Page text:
The nuclear power plant, not far from Shanghai, is the first Chinese facility of its kind.
Its expansion project, with an investment of 26 billion yuan (about 3.82 billion US dollars), is one of the first group of large infrastructure items approved for construction by the State Council in the latter half of last year as a way to combat the global financial meltdown, said Qinshan Nuclear Power Company Limited of China National Nuclear Corporation, the developer.
The expansion requires installation of two pressurized reactors, and each will have an installed capacity of 1 million kilowatts. Concrete pouring for the first reactor facility was done on December 26, 2008.
The two generating units will be operational by 2013 and 2014. And electricity produced by the two units will be used to power economic development in the Yangtze River Delta, according to the company.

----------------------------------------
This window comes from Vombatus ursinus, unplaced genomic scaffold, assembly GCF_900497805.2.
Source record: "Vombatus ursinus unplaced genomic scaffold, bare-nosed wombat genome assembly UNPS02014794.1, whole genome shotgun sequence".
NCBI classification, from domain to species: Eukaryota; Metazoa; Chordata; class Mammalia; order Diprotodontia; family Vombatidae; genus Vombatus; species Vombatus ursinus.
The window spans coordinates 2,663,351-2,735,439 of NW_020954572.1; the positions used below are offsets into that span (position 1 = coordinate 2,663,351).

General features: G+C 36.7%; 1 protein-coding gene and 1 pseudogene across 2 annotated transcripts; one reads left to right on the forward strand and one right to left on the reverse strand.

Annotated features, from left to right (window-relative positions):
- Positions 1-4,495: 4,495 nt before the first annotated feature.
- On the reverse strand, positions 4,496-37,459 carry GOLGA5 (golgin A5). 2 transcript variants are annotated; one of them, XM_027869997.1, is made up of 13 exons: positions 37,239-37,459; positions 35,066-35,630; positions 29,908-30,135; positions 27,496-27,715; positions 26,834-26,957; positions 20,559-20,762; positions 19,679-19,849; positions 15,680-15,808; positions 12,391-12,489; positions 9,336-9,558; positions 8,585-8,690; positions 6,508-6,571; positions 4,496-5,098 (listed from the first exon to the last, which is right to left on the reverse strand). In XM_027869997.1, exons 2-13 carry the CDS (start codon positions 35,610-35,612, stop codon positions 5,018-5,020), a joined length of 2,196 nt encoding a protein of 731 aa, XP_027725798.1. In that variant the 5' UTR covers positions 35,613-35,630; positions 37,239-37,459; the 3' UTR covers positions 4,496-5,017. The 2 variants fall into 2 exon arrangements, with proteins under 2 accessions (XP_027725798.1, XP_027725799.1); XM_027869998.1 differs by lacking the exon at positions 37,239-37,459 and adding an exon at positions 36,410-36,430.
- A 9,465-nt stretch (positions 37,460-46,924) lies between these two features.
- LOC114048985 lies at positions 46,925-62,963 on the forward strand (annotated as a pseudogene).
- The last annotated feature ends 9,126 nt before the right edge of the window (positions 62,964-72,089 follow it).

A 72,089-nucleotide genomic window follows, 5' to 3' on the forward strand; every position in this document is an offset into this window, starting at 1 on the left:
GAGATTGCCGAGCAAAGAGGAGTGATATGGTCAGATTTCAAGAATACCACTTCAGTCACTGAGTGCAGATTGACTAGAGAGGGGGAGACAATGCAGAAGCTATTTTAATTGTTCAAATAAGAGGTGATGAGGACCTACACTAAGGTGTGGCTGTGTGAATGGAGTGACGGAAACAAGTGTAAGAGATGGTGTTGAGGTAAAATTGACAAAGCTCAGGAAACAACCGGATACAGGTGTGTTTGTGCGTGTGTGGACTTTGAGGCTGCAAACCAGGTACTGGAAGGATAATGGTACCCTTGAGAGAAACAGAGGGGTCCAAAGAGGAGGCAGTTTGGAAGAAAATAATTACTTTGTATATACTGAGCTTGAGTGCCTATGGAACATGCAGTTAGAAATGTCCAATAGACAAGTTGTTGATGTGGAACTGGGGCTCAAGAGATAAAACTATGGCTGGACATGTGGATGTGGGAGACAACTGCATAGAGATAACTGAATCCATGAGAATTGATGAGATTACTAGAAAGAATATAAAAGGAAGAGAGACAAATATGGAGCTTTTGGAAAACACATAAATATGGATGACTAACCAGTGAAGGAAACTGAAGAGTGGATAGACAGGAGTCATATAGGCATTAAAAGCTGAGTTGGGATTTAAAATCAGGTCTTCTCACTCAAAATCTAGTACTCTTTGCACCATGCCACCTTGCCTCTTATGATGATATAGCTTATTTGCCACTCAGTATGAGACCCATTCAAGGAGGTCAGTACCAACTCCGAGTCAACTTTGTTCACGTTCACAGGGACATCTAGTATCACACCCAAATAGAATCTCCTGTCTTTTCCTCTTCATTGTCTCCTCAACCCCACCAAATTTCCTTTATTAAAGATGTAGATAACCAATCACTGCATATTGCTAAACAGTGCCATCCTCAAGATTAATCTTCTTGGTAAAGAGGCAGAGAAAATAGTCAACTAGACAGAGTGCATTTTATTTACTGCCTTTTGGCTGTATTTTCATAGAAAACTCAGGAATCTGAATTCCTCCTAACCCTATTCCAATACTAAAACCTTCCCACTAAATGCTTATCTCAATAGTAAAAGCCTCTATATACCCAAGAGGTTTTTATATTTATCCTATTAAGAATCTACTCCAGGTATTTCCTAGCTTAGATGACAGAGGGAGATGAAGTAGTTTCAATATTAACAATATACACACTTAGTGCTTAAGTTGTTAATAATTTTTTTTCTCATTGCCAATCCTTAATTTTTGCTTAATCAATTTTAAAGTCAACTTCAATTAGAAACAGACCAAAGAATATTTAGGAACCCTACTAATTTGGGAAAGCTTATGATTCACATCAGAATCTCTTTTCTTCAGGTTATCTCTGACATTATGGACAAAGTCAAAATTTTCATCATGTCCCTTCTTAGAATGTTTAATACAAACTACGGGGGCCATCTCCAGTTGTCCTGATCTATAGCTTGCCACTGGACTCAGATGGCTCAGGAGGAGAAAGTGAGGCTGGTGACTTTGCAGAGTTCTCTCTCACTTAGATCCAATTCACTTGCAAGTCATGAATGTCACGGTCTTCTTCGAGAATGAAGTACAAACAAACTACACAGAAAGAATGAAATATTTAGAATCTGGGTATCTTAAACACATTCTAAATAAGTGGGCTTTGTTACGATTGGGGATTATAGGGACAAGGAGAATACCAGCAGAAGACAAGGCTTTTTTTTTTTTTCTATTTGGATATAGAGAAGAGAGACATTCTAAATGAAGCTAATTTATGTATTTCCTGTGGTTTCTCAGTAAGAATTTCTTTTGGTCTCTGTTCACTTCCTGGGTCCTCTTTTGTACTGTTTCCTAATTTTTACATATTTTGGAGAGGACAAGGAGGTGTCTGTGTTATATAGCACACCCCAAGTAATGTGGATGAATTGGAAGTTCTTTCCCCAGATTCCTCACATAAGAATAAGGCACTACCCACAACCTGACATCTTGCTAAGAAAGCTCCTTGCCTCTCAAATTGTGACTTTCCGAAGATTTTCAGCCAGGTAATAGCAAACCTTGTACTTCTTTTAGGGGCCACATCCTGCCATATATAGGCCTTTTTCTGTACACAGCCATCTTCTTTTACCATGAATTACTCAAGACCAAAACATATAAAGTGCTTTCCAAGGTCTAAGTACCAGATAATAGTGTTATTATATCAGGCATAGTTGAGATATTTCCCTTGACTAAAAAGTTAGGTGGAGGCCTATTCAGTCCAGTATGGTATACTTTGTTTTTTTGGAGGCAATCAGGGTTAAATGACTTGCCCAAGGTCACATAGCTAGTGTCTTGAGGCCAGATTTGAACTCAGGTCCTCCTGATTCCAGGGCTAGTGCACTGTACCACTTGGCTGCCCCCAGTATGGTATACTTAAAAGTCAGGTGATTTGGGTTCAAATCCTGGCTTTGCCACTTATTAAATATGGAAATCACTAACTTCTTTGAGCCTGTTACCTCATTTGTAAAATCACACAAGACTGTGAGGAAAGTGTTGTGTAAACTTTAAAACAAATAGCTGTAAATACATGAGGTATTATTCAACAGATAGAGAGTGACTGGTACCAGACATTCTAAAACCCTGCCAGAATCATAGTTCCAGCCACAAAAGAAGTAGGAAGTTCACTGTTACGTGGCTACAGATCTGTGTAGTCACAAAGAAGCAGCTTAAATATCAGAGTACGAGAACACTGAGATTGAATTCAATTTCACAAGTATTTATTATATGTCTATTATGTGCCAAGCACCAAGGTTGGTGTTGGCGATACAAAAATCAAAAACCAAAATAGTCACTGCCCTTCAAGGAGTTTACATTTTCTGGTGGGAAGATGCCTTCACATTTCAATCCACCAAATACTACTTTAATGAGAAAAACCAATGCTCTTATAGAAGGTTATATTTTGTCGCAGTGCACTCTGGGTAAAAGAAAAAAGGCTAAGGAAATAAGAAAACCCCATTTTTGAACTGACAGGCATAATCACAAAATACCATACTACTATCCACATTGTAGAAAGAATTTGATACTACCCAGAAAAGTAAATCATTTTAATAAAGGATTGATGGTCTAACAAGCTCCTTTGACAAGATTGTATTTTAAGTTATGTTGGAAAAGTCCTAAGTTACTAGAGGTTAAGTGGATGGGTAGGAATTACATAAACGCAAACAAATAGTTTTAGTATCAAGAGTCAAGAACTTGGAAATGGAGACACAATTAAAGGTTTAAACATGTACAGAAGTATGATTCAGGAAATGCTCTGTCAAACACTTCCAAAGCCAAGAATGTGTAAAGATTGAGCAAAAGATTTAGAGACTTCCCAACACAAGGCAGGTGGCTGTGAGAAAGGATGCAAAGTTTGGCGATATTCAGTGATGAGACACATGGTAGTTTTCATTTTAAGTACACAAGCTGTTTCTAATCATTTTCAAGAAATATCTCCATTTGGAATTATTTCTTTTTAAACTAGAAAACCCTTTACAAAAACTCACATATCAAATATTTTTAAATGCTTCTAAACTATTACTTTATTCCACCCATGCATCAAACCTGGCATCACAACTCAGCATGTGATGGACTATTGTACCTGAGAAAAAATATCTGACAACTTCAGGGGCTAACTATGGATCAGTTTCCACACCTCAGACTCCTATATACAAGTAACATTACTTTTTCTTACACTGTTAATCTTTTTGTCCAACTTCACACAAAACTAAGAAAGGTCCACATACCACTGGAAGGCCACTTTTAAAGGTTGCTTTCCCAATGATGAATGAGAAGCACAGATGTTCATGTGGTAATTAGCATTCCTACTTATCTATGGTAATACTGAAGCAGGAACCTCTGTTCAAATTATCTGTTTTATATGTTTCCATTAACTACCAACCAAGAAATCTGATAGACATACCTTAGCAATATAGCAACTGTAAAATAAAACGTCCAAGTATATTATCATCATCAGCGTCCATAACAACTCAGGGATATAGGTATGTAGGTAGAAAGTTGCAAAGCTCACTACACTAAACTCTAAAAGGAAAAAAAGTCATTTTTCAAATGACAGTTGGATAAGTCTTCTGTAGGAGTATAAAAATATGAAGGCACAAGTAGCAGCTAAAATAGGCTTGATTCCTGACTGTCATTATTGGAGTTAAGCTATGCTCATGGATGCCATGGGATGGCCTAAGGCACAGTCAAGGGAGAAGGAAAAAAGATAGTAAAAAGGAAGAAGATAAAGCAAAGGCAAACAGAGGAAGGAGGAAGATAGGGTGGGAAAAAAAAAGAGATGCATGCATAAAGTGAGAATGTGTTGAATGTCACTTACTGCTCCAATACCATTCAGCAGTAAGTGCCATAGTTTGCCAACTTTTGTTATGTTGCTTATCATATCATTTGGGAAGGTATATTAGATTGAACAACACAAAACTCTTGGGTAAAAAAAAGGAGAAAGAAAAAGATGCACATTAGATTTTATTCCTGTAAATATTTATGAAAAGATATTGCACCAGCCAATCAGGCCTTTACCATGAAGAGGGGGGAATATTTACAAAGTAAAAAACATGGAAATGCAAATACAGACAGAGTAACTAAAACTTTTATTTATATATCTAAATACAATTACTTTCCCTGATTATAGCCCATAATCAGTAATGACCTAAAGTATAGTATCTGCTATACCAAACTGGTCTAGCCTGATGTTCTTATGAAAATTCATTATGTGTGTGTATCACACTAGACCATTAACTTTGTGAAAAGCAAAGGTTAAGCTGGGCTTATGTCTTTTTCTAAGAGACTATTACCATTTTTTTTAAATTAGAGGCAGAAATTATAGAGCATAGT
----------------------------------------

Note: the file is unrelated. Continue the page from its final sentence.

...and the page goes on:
The first phase of Qinshan Nuclear Power Plant was the first nuclear power plant on the Chinese mainland built by domestic engineers. Construction of the plant began in 1985. It was built with a 300,000 kilowatt prototype reactor with a lifespan of 30 years. It started generating power in 1991 and has so far produced 34 billion kw/hour of electricity.
The plant also has second and third phases.
Chinese engineers have installed two generating units in the second phase and have been adding two more there.
The third phase houses two Canadian CANDU heavy-water reactors.
According to the country's long and mid-term development plan of nuclear power plants, China's nuclear power installed capacity will reach 40 million kw by 2020 and will generate 260-280 billion kwh electricity each year, accounting for 4 per cent and 6 per cent of the country's total.
China has nuclear power stations with 11 generating sets and an installed capacity of nine million kw. These generating units are with three phases of Qinshan, and Daya Bay, Lingao, both in Guangdong province, as well as Tianwan in Lianyungang, east China's Jiangsu Province.